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In the latest of our occasional Reviews in History podcast series, Daniel Snowman talks to Peter Burke about his background, career, influences and forthcoming book.
Peter Burke is Professor Emeritus of Cultural History at the University of Cambridge.
Daniel Snowman is a writer, lecturer and broadcaster on social and cultural history.
Over 40 years ago, in the preface to his The Columbian Exchange: Biological and Cultural Consequences of 1492, Alfred Crosby, a key figure among the first generation of environmental historians, emphasized that `Man is a biological entity before he is a Roman Catholic or a capitalist or anything else’ (p. xiii).
Strategy: A History has to be the magnum opus of the academic life of Sir Lawrence Freedman. Rich in detail and deeply contextualising, this book is not only the longest but also the most diverse work in recent years on the evolution of strategy. The book is based on a life of scholarship as well as the most recent overviews on the topic.
As Ferngren explains in the opening pages: ‘My purpose in this volume is to provide a concise but comprehensive survey that traces the history of the intersection of medicine and healing with religious traditions in the Western world from the earliest civilizations of Mesopotamia and Egypt to our own era’; a sizeable task to say the least.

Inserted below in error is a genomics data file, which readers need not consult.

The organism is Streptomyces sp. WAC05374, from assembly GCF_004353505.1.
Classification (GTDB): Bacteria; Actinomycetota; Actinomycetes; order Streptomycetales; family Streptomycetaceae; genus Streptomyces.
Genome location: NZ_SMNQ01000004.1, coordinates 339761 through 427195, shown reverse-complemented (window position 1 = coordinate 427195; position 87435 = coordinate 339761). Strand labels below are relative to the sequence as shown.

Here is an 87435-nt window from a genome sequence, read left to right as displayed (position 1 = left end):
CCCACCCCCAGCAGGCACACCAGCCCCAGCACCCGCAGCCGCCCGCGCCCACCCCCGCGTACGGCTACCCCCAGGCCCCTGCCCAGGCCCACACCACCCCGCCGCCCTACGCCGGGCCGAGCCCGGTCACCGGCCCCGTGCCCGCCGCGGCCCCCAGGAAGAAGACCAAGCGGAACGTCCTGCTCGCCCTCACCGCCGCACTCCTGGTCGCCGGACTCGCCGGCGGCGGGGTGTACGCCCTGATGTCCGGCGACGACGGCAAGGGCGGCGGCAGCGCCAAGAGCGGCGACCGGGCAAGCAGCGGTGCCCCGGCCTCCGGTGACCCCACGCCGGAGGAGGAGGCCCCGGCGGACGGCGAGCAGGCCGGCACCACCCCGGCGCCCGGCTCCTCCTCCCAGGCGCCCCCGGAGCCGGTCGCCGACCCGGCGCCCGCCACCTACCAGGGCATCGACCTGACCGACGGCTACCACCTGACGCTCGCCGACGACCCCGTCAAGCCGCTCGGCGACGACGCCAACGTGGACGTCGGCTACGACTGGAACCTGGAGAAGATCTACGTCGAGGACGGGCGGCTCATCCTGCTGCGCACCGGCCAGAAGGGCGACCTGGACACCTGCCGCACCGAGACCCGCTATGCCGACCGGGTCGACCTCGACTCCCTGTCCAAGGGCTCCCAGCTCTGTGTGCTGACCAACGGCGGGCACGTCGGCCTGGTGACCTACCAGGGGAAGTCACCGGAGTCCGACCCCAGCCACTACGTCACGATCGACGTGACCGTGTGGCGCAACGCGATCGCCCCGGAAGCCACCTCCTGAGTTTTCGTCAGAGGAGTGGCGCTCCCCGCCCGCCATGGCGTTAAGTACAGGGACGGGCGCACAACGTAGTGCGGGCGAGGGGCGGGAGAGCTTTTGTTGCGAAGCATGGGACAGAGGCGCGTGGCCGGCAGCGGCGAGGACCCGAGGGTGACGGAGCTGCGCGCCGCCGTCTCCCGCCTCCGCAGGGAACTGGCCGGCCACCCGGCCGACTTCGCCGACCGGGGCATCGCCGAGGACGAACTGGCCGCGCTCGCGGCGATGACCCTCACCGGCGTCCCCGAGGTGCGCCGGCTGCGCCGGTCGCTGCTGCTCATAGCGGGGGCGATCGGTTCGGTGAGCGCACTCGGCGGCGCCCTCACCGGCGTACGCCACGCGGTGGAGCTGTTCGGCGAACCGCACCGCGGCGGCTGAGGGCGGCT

David Nirenberg’s Anti-Judaism: The Western Tradition is an impressive scholarly accomplishment that matches a dauntingly large subject matter with a vast vault of personal knowledge. At 474 pages and 13 chapters covering more than 3000 years, it is thorough without being exhaustive.
When you walk in to the Propaganda: Power and Persuasion Exhibition at the British Library you are told that ‘propaganda is used to fight wars and combat disease, build unity and create division’. You then walk through a guard of honour of black mannequins that offer different definitions of the word ‘propaganda’.
Silence speaks as a visual conceit through the serene icon of Mary Magdalene, chosen to illustrate the dust jacket enfolding Silence: A Christian History, foreshadowing themes in Diarmaid MacCulloch’s magisterial study.
Reuse Value. Spolia and Appropriation in Art and Architecture from Constantine to Sherrie Levine / eds. Richard Brilliant, Dale Kinney
One can hardly imagine that several decades ago the concept of spolia did not yet indicate a field of widespread research in the history of architecture, art and archaeology. The title of this volume with 12 essays and a fascinating introduction, points to this change in research focus, since the value of reuse of objects and materials has not always been recognized.
The Origins of Nationalism: An Alternative History from Ancient Rome to Early Modern Germany / Caspar Hirschi
The study of nationality (a term used to designate historically and constitutively diverse nations) poses a number of acute methodological, historical, and philosophical problems.
The Oxford Handbook of the History of Medicine appears at a critical moment for medical history; in a period when its practitioners are being forced to re-evaluate their aims and agendas in the face of shifting funding priorities and disciplinary angst. Just a few years, one leading medical historian publicly declared that medical history was ‘dead’, or was at least heading that way.